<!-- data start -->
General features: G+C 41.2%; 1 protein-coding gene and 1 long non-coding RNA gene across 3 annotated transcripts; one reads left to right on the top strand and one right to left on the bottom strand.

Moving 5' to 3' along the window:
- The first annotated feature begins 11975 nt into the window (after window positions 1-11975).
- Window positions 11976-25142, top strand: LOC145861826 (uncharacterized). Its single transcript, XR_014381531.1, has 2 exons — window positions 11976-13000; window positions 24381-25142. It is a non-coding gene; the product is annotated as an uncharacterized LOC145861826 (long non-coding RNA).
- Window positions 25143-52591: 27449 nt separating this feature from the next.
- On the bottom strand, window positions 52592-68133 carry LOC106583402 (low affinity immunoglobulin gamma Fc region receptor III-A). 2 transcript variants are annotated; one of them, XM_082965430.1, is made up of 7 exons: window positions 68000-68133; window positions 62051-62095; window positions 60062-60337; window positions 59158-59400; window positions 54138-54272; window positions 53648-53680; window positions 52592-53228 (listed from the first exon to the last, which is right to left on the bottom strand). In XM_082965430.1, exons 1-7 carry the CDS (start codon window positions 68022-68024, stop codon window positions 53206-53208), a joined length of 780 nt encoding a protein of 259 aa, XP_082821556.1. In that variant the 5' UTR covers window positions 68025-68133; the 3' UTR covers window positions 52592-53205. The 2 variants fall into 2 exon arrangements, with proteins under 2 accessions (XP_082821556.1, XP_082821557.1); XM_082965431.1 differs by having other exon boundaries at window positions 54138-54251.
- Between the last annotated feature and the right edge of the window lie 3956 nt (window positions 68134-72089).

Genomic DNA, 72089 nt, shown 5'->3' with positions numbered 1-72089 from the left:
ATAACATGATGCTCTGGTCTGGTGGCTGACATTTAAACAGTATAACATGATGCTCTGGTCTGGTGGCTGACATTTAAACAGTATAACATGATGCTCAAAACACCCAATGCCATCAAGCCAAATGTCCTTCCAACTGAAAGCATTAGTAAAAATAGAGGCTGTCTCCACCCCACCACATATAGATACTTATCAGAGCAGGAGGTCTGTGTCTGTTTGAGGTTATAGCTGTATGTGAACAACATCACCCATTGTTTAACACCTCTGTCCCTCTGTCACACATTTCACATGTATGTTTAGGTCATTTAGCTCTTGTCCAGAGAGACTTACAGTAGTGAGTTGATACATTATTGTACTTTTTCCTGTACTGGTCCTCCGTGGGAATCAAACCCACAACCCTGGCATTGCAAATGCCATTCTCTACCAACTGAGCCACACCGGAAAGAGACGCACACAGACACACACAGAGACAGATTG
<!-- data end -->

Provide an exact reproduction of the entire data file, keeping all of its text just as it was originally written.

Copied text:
General features: G+C 41.2%; 1 protein-coding gene and 1 long non-coding RNA gene across 3 annotated transcripts; one reads left to right on the top strand and one right to left on the bottom strand.

Moving 5' to 3' along the window:
- The first annotated feature begins 11975 nt into the window (after window positions 1-11975).
- Window positions 11976-25142, top strand: LOC145861826 (uncharacterized). Its single transcript, XR_014381531.1, has 2 exons — window positions 11976-13000; window positions 24381-25142. It is a non-coding gene; the product is annotated as an uncharacterized LOC145861826 (long non-coding RNA).
- Window positions 25143-52591: 27449 nt separating this feature from the next.
- On the bottom strand, window positions 52592-68133 carry LOC106583402 (low affinity immunoglobulin gamma Fc region receptor III-A). 2 transcript variants are annotated; one of them, XM_082965430.1, is made up of 7 exons: window positions 68000-68133; window positions 62051-62095; window positions 60062-60337; window positions 59158-59400; window positions 54138-54272; window positions 53648-53680; window positions 52592-53228 (listed from the first exon to the last, which is right to left on the bottom strand). In XM_082965430.1, exons 1-7 carry the CDS (start codon window positions 68022-68024, stop codon window positions 53206-53208), a joined length of 780 nt encoding a protein of 259 aa, XP_082821556.1. In that variant the 5' UTR covers window positions 68025-68133; the 3' UTR covers window positions 52592-53205. The 2 variants fall into 2 exon arrangements, with proteins under 2 accessions (XP_082821556.1, XP_082821557.1); XM_082965431.1 differs by having other exon boundaries at window positions 54138-54251.
- Between the last annotated feature and the right edge of the window lie 3956 nt (window positions 68134-72089).

Genomic DNA, 72089 nt, shown 5'->3' with positions numbered 1-72089 from the left:
ATAACATGATGCTCTGGTCTGGTGGCTGACATTTAAACAGTATAACATGATGCTCTGGTCTGGTGGCTGACATTTAAACAGTATAACATGATGCTCAAAACACCCAATGCCATCAAGCCAAATGTCCTTCCAACTGAAAGCATTAGTAAAAATAGAGGCTGTCTCCACCCCACCACATATAGATACTTATCAGAGCAGGAGGTCTGTGTCTGTTTGAGGTTATAGCTGTATGTGAACAACATCACCCATTGTTTAACACCTCTGTCCCTCTGTCACACATTTCACATGTATGTTTAGGTCATTTAGCTCTTGTCCAGAGAGACTTACAGTAGTGAGTTGATACATTATTGTACTTTTTCCTGTACTGGTCCTCCGTGGGAATCAAACCCACAACCCTGGCATTGCAAATGCCATTCTCTACCAACTGAGCCACACCGGAAAGAGACGCACACAGACACACACAGAGACAGATTG